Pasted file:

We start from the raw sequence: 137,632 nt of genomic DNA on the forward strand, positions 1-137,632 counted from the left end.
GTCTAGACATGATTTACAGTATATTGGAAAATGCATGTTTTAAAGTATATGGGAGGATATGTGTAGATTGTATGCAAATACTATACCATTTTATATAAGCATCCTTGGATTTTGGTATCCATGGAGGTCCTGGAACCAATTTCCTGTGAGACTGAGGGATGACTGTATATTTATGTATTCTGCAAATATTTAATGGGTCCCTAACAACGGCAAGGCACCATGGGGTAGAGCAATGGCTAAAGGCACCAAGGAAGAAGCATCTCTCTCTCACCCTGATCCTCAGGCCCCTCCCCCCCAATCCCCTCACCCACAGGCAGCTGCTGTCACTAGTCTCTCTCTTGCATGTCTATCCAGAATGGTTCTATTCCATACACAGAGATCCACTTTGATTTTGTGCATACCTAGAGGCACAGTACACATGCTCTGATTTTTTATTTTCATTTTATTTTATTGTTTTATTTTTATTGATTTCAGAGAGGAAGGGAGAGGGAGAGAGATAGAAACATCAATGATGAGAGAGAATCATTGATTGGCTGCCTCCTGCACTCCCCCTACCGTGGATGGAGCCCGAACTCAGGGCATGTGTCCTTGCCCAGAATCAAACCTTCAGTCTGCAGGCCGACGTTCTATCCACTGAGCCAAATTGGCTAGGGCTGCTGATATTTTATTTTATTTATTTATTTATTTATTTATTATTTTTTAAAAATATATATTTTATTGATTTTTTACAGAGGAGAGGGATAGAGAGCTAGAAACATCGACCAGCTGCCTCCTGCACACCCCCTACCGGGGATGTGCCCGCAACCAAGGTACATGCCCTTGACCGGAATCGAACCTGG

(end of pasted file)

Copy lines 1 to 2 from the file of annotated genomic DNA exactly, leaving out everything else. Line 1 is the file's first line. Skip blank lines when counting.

We start from the raw sequence: 137,632 nt of genomic DNA on the forward strand, positions 1-137,632 counted from the left end.
GTCTAGACATGATTTACAGTATATTGGAAAATGCATGTTTTAAAGTATATGGGAGGATATGTGTAGATTGTATGCAAATACTATACCATTTTATATAAGCATCCTTGGATTTTGGTATCCATGGAGGTCCTGGAACCAATTTCCTGTGAGACTGAGGGATGACTGTATATTTATGTATTCTGCAAATATTTAATGGGTCCCTAACAACGGCAAGGCACCATGGGGTAGAGCAATGGCTAAAGGCACCAAGGAAGAAGCATCTCTCTCTCACCCTGATCCTCAGGCCCCTCCCCCCCAATCCCCTCACCCACAGGCAGCTGCTGTCACTAGTCTCTCTCTTGCATGTCTATCCAGAATGGTTCTATTCCATACACAGAGATCCACTTTGATTTTGTGCATACCTAGAGGCACAGTACACATGCTCTGATTTTTTATTTTCATTTTATTTTATTGTTTTATTTTTATTGATTTCAGAGAGGAAGGGAGAGGGAGAGAGATAGAAACATCAATGATGAGAGAGAATCATTGATTGGCTGCCTCCTGCACTCCCCCTACCGTGGATGGAGCCCGAACTCAGGGCATGTGTCCTTGCCCAGAATCAAACCTTCAGTCTGCAGGCCGACGTTCTATCCACTGAGCCAAATTGGCTAGGGCTGCTGATATTTTATTTTATTTATTTATTTATTTATTTATTATTTTTTAAAAATATATATTTTATTGATTTTTTACAGAGGAGAGGGATAGAGAGCTAGAAACATCGACCAGCTGCCTCCTGCACACCCCCTACCGGGGATGTGCCCGCAACCAAGGTACATGCCCTTGACCGGAATCGAACCTGG